Projects to tackle obesity have been scrapped
Nearly a quarter of adults are obese after rates rose by 50% in the last decade.
The increases among children have been even worse.
The government has recognised that the problem needs to be tackled by drawing up an obesity strategy, which will be published on Wednesday.
But this is far from the first time ministers have tried to tackle the nation's expanding waistlines. So what has gone wrong?
Back in 1992, the Tories published a white paper, Health of the Nation, which set a number of targets to tackle obesity.
These were subsequently dropped by Labour after it came into power in 1997.
But the Blair government was back worrying about eating habits with its own public health white paper in 2004.
Choosing Health set out a range of measures, including food labelling, a crackdown on TV junk food advertising and school-based campaigns to get children exercising and eating healthily.
But the key problem, according to public health experts who warmly welcomed the proposals at the time, was that the government has not kept promises over money.
The 2004 white paper said public health chiefs would get an extra £300m over the following two years.
A snapshot survey by the Faculty of Public Health, which represents public health specialists, has shown that as little as 40% of this money actually reached the front line.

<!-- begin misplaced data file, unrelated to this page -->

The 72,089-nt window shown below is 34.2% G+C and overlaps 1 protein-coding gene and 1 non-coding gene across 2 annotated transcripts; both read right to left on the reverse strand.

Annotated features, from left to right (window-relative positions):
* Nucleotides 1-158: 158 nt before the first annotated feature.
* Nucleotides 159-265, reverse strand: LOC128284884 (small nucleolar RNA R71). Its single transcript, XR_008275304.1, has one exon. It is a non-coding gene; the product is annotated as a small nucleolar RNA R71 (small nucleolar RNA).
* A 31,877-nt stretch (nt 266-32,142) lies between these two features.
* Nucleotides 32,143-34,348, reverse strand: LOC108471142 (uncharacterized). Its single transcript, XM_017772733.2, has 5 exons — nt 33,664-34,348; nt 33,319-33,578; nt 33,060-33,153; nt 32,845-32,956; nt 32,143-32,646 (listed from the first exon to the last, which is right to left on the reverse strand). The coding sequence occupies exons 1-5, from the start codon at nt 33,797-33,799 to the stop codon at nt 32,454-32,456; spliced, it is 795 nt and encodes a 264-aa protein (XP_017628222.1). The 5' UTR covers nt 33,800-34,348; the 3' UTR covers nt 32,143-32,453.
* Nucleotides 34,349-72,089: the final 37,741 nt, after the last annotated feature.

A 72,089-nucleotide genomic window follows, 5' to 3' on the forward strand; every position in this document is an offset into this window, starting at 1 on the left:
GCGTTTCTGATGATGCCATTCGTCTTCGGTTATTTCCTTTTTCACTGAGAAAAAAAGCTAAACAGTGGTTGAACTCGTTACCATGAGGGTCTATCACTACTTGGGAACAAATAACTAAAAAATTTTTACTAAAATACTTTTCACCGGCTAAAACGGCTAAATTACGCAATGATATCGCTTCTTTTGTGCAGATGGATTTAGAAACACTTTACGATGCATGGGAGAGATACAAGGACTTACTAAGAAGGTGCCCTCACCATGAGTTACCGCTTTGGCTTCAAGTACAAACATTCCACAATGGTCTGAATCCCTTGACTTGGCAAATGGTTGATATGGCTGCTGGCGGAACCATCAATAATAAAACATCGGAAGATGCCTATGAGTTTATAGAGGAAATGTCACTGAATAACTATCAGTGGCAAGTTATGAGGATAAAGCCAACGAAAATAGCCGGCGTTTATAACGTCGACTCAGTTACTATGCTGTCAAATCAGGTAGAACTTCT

Professor Chris Drinkwater, a public health expert at the NHS Alliance, which represents health professionals working outside hospitals, said: "The problem is that the funds were not ring-fenced and became a soft option when the NHS was having problems with deficits."
The result has been that much of what was envisaged at the time has not materialised.
Promised improvements to the cycle network have not been carried out, while the sale of school playing fields has continued.
The effect is that the government will almost certainly miss its target to halt the year-on-year rise in childhood obesity by 2010.
In fact, ministers are facing an uphill struggle to even encourage the public to adopt healthier lifestyles.
Despite gradual improvements in recent years, over two thirds of adults are not doing the recommended five 30-minute sessions of exercise a week.
Meanwhile, the five-a-day fruit and vegetable intake is more like three-a-day for most.
And even where targets were set and hit, in the case of health trainers, it has required outside investment.
The aim was to appoint 1,200 of the lifestyle coaches by March last year, but figures show nearly half of them have been employed by the army and prison service.
Professor Alan Maryon-Davis, president of the Faculty of Public Health, said the problems are being worsened by cuts in the number of public health specialists.
In the last four years the number of consultant and director posts in the NHS has been reduced by over a quarter, he said.
"These are the people who would be co-ordinating local approaches - the schools sports programmes, the organised walks.
"It is things such as this that are essential to tackling obesity, but without the public health specialists in place they end up being cut."
Dr Tim Crayford, president of the Association of Directors of Public Health, agrees. "Responding to the challenge requires the whole of government to work together. It involves transport, education and health. But unfortunately it has been losing out to other priorities."